Project description:Mucopolysaccharidosis type IIIC or Sanfilippo syndrome type C (MPS IIIC, MIM #252930) is an autosomal recessive disorder caused by deficiency of the lysosomal membrane enzyme, heparan sulfate acetyl-CoA: alpha-glucosaminide N-acetyltransferase (HGSNAT, EC 18.104.22.168), which catalyses transmembrane acetylation of the terminal glucosamine residues of heparan sulfate prior to their hydrolysis by alpha-N-acetylglucosaminidase. Lysosomal storage of undegraded heparan sulfate in the cells of affected patients leads to neuronal death causing neurodegeneration and is accompanied by mild visceral and skeletal abnormalities, including coarse facies and joint stiffness. Surprisingly, the majority of MPS IIIC patients carrying missense mutations are as severely affected as those with splicing errors, frame shifts or nonsense mutations resulting in the complete absence of HGSNAT protein.In order to understand the effects of the missense mutations in HGSNAT on its enzymatic activity and biogenesis, we have expressed 21 mutant proteins in cultured human fibroblasts and COS-7 cells and studied their folding, targeting and activity. We found that 17 of the 21 missense mutations in HGSNAT caused misfolding of the enzyme, which is abnormally glycosylated and not targeted to the lysosome, but retained in the endoplasmic reticulum. The other 4 mutants represented rare polymorphisms which had no effect on the activity, processing and targeting of the enzyme. Treatment of patient cells with a competitive HGSNAT inhibitor, glucosamine, partially rescued several of the expressed mutants. Altogether our data provide an explanation for the severity of MPS IIIC and suggest that search for pharmaceutical chaperones can in the future result in therapeutic options for this disease.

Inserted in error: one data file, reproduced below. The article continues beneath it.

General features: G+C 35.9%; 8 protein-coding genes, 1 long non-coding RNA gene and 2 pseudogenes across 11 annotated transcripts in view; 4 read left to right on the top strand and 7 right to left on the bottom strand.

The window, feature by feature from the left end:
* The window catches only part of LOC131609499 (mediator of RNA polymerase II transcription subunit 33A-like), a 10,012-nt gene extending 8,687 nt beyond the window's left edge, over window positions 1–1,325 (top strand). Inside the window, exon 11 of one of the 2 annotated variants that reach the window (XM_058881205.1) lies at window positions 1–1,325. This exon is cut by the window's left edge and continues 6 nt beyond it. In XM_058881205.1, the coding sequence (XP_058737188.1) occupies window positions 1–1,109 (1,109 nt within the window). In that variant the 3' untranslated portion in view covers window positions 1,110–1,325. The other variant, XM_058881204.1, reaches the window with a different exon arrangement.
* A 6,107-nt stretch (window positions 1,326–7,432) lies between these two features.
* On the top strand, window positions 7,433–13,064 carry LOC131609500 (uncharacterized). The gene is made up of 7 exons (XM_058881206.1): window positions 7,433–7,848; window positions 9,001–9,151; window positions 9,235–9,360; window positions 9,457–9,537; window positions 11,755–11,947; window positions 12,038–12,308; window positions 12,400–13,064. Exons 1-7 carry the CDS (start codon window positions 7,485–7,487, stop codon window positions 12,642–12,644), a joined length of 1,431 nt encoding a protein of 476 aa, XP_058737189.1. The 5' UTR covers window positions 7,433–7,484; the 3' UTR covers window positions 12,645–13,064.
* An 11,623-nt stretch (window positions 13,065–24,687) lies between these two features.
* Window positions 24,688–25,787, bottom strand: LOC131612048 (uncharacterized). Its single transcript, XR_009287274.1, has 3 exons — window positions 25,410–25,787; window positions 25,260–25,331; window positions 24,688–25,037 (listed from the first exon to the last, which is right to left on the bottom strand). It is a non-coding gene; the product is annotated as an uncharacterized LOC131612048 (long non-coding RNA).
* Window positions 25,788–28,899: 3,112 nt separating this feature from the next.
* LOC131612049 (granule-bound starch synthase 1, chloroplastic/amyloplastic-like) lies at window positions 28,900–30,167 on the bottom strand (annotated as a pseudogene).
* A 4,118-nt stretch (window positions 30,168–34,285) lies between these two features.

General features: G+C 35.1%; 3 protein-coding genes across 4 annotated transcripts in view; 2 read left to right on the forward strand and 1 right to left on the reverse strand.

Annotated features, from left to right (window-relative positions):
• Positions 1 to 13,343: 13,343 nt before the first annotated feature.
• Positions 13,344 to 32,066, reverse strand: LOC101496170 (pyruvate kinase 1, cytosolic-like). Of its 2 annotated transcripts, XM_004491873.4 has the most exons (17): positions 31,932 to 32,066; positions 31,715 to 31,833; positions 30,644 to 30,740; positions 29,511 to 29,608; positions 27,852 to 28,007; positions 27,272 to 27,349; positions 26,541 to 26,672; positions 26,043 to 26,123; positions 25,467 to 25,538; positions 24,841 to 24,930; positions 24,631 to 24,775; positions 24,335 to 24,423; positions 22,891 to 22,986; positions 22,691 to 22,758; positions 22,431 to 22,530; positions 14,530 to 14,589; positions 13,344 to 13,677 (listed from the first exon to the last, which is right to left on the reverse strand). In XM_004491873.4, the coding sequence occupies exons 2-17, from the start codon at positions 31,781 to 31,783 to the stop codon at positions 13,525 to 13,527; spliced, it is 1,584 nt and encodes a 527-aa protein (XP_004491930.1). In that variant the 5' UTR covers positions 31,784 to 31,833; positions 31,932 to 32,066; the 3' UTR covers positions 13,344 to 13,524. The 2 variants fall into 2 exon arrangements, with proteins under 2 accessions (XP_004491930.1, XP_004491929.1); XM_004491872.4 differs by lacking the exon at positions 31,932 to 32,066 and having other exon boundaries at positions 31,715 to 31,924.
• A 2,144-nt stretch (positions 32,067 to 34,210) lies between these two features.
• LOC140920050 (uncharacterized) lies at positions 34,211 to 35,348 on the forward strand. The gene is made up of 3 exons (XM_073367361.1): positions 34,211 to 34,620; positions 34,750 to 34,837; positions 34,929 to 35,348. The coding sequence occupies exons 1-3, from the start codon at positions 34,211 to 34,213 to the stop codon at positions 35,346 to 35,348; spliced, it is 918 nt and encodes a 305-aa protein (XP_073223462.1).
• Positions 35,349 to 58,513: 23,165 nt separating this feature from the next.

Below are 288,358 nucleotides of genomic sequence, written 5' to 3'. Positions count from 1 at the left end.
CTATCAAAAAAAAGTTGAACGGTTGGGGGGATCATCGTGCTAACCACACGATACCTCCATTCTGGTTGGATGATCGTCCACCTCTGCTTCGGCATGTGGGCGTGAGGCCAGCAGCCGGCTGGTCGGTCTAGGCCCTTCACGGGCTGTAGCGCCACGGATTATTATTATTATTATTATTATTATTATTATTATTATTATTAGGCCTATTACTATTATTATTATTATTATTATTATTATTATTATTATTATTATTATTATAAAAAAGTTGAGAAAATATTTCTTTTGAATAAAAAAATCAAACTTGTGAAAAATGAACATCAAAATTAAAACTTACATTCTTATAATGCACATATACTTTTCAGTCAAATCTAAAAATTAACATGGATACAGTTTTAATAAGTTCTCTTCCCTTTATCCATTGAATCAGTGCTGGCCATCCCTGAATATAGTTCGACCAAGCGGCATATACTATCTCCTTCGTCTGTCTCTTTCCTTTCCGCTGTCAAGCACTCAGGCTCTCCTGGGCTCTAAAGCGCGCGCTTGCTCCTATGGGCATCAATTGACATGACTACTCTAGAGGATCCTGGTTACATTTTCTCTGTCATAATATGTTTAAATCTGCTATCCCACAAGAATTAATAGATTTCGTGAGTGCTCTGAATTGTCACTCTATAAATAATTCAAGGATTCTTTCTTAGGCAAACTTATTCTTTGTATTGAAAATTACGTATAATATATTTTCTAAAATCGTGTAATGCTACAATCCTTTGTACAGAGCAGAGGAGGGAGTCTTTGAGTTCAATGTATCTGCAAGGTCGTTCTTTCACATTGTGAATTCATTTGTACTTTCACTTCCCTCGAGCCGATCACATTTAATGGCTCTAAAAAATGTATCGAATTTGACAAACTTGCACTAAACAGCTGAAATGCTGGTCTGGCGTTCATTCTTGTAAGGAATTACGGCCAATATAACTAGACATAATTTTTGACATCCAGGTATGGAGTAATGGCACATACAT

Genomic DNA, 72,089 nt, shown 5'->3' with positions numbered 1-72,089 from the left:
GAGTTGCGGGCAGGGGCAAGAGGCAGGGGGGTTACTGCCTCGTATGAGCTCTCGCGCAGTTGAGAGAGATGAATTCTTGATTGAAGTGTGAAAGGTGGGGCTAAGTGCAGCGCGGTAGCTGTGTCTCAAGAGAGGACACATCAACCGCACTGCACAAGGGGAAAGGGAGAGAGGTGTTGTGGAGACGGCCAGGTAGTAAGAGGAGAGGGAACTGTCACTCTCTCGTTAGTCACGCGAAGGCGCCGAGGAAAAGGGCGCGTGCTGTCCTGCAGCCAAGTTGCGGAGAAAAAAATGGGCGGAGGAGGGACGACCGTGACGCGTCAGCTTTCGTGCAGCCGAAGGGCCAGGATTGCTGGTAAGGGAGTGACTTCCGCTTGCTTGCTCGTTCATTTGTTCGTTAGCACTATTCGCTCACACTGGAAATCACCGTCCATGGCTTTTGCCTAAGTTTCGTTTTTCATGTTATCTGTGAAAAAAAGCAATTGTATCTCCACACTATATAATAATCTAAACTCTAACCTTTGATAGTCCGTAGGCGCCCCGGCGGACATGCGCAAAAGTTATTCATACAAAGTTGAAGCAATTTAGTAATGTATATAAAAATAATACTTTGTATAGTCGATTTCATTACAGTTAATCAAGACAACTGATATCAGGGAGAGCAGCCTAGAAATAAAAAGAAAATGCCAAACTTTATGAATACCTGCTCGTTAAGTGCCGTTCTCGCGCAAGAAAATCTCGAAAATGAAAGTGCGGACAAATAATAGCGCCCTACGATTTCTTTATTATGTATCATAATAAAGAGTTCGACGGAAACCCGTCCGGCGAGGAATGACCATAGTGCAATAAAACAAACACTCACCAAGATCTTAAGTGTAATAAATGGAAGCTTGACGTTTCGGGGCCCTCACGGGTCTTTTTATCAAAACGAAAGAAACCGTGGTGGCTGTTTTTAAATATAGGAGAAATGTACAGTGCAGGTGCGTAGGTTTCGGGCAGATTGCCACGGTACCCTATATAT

Project description:Mucopolysaccharidoses (MPS) are the group of lysosomal storage disorders caused by deficiencies of enzymes involved in the stepwise degradation of glycosaminoglycans. To identify brain pathology common for neurological MPS, we conducted a comprehensive analysis of brain cortex tissues from post-mortem autopsy materials of eight patients affected with MPS I, II, IIIA, IIIC, and IIID, and age-matched controls. Frozen brain tissues were analyzed for the abundance of glycosaminoglycans (heparan, dermatan, and keratan sulfates) by LC-MS/MS, glycosphingolipids by normal phase HPLC, and presence of inflammatory cytokines interleukin-6 (IL-6) and tumor necrosis factor superfamily member 10 (TNFSF10) by Western blotting. Fixed tissues were stained for the markers for microgliosis, astrogliosis, misfolded proteins, impaired autophagy, and GM2ganglioside. Our results demonstrate that increase of heparan sulfate, decrease of keratan sulfate, and storage of simple monosialogangliosides 2 and 3 (GM2 and GM3) as well as the neutralglycosphingolipid, LacCer, together with neuroinflammation and neuronal accumulation of misfolded proteins are the hallmarks of brain pathology in MPS patients. These biomarkers aresimilar to those reported in the corresponding mouse models, suggesting that the pathological mechanism is common for all neurological MPS in humans and mice.
Project description:More than 30% of all lysosomal diseases are mucopolysaccharidoses, disorders affecting the enzymes needed for the stepwise degradation of glycosaminoglycans (mucopolysaccharides). Mucopolysaccharidosis type IIIC (MPS IIIC) is a severe neurologic disease caused by genetic deficiency of heparan sulfate acetyl-CoA: α-glucosaminide N-acetyltransferase (HGSNAT). Through our studies, we have cloned the gene, identified molecular defects in MPS IIIC patients and most recently completed phenotypic characterization of the first animal model of the disease, a mouse with a germline inactivation of the Hgsnat gene.(1) The obtained data have led us to propose that Hgsnat deficiency and lysosomal accumulation of heparan sulfate in microglial cells followed by their activation and cytokine release result in mitochondrial dysfunction in the neurons causing their death which explains why MPS IIIC manifests primarily as a neurodegenerative disease. The goal of this addendum is to summarize data yielding new insights into the mechanism of MPS IIIC and promising novel therapeutic solutions for this and similar disorders.